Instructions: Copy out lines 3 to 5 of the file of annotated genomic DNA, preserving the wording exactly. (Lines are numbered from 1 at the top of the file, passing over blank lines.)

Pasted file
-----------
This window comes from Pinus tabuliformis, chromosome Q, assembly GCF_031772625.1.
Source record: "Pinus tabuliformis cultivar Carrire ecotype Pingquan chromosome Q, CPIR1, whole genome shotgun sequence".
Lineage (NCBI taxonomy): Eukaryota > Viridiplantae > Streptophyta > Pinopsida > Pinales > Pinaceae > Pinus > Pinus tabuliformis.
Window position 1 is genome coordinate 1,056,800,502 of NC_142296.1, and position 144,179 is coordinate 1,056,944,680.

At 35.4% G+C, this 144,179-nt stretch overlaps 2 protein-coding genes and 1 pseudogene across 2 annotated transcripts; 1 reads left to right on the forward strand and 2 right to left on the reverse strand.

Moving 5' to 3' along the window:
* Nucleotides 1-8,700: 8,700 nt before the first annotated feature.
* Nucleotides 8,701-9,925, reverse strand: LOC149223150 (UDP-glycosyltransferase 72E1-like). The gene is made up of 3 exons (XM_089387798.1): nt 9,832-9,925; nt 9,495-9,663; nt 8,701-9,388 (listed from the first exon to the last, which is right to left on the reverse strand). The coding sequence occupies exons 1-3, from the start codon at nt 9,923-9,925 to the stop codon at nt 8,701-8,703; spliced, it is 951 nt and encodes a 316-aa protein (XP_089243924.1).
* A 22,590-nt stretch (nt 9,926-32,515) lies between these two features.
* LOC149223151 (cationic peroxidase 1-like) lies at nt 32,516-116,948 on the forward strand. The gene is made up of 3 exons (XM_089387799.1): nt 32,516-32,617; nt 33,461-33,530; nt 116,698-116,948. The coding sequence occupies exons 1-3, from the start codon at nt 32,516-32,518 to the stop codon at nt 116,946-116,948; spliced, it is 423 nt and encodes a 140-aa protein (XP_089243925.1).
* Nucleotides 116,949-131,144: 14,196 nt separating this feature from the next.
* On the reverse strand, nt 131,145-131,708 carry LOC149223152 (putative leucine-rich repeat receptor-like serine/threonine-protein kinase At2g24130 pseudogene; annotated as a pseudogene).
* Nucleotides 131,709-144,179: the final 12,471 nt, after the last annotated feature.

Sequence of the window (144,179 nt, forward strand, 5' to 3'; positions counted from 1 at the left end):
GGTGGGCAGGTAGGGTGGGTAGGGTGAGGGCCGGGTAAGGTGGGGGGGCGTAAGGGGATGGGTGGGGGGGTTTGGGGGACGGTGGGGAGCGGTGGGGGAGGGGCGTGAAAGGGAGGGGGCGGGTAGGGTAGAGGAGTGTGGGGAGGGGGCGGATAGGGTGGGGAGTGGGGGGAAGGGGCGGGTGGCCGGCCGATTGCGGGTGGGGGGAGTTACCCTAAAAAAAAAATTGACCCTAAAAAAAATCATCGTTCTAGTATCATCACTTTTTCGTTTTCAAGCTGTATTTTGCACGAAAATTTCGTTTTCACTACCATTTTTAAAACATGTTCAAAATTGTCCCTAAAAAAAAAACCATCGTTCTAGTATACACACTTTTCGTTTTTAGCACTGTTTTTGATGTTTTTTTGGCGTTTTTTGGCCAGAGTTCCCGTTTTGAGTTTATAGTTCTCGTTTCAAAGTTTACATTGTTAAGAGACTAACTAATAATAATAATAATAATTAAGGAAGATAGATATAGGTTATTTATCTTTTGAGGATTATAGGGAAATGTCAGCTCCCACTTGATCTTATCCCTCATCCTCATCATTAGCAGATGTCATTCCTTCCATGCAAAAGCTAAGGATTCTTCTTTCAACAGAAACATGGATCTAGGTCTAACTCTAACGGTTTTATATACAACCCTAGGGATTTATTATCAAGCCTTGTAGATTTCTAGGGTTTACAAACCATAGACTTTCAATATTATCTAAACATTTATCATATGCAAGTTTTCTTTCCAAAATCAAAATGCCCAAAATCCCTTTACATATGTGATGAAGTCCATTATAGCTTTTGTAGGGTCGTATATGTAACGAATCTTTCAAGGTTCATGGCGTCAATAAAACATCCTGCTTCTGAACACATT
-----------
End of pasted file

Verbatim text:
Lineage (NCBI taxonomy): Eukaryota > Viridiplantae > Streptophyta > Pinopsida > Pinales > Pinaceae > Pinus > Pinus tabuliformis.
Window position 1 is genome coordinate 1,056,800,502 of NC_142296.1, and position 144,179 is coordinate 1,056,944,680.

At 35.4% G+C, this 144,179-nt stretch overlaps 2 protein-coding genes and 1 pseudogene across 2 annotated transcripts; 1 reads left to right on the forward strand and 2 right to left on the reverse strand.